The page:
If you thought our reading from Mark detailing the resurrection story fell a bit flat this morning, you’re in good company. No, we did not somehow cut it short to create more drama; this is exactly how Mark’s gospel ends as it was handed down by the oldest and most reliable manuscripts. “So the women went out and fled from the tomb, for terror and amazement had seized them; and they said nothing to anyone, for they were afraid.” Period. It bothered biblical scribes so much along the way, that they tacked on not one but two different endings to try clean it up.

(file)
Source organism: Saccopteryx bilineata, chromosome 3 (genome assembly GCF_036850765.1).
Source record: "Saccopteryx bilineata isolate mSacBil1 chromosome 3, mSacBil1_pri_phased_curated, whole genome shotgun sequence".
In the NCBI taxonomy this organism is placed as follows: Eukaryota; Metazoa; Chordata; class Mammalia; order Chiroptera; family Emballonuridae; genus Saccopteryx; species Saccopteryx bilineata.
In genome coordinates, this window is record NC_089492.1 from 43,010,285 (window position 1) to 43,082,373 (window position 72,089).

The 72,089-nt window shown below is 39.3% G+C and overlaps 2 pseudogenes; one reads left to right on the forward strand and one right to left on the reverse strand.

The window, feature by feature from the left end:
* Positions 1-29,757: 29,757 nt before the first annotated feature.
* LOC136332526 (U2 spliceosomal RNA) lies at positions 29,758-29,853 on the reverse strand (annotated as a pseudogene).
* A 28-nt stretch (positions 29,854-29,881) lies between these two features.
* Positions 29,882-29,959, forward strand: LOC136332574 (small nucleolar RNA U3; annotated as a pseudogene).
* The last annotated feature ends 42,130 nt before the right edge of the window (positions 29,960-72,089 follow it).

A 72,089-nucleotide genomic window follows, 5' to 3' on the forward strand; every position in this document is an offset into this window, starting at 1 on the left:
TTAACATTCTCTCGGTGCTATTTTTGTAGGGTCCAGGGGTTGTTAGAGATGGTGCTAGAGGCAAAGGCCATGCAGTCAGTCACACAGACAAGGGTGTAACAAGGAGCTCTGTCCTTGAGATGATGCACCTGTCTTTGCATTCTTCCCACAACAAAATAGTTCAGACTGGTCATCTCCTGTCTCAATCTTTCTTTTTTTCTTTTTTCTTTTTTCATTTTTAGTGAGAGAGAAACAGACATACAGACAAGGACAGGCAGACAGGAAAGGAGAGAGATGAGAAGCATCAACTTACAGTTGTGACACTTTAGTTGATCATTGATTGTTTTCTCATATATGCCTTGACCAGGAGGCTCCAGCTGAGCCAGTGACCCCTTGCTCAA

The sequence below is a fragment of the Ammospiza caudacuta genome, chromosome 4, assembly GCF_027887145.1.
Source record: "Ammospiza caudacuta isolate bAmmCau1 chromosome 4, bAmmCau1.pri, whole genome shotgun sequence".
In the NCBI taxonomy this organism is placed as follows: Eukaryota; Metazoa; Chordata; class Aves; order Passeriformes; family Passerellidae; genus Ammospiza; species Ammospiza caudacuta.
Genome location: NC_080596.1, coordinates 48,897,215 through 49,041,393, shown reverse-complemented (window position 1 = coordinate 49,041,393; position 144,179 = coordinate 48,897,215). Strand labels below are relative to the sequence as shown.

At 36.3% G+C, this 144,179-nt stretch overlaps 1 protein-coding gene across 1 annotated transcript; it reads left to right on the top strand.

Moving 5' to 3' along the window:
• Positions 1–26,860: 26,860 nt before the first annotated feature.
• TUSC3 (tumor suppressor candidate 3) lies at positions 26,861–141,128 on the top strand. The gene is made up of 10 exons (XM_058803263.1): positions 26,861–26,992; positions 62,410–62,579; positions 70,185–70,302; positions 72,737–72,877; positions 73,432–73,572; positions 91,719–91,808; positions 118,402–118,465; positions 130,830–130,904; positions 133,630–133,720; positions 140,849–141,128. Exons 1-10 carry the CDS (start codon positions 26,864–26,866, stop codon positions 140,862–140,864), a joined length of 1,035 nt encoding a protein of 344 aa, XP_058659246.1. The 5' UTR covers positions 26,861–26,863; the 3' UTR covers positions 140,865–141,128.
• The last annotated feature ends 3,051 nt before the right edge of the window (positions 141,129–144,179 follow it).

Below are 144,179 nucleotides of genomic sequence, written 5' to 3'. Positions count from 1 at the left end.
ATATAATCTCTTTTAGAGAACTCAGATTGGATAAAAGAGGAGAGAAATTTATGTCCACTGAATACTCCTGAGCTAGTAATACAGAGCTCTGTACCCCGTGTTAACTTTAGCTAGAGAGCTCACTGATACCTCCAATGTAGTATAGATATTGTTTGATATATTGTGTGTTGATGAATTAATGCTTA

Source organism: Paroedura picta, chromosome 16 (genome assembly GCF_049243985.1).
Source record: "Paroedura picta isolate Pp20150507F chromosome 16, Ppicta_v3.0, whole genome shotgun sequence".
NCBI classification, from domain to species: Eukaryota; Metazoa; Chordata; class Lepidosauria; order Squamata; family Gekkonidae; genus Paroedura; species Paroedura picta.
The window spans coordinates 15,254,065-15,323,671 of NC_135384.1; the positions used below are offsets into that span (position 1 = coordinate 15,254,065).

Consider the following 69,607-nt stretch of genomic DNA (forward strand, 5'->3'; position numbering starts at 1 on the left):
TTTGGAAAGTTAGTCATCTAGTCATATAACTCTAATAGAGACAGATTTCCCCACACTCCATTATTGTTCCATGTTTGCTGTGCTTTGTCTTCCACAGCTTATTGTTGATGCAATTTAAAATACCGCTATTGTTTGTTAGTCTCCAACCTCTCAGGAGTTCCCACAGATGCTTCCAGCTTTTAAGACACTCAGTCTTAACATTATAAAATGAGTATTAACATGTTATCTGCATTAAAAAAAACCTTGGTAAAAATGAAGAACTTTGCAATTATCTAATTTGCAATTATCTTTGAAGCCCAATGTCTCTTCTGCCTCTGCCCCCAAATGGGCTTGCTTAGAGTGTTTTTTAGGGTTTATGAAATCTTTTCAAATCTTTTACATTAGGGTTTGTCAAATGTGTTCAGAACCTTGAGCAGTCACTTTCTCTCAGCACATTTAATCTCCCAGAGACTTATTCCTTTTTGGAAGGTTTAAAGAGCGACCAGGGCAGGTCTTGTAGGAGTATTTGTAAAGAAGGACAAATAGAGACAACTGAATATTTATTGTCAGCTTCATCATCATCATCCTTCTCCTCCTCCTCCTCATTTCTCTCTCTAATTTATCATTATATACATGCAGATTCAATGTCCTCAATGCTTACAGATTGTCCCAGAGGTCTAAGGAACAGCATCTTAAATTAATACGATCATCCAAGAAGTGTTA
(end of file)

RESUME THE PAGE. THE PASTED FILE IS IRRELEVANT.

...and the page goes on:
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In the Greek it’s even more troubling ending with the literal phrase, “they were afraid for…” and that’s it. Imagine those first hearers of Mark’s gospel gathered in a house church, meeting under the cover of night in Ancient Rome anxious about their own lives and hoping that the authorities wouldn’t discover them. “Wait, is that it? What does Mark mean ‘They were afraid for…’ For what? Are you sure that’s how it ends? Is there really nothing more? Did the women say anything? Where’s Jesus? Isn’t he supposed to be resurrected? I thought this was ‘Good News,’ but it doesn’t make sense. Reread those last couple of verses again.” And so they did.
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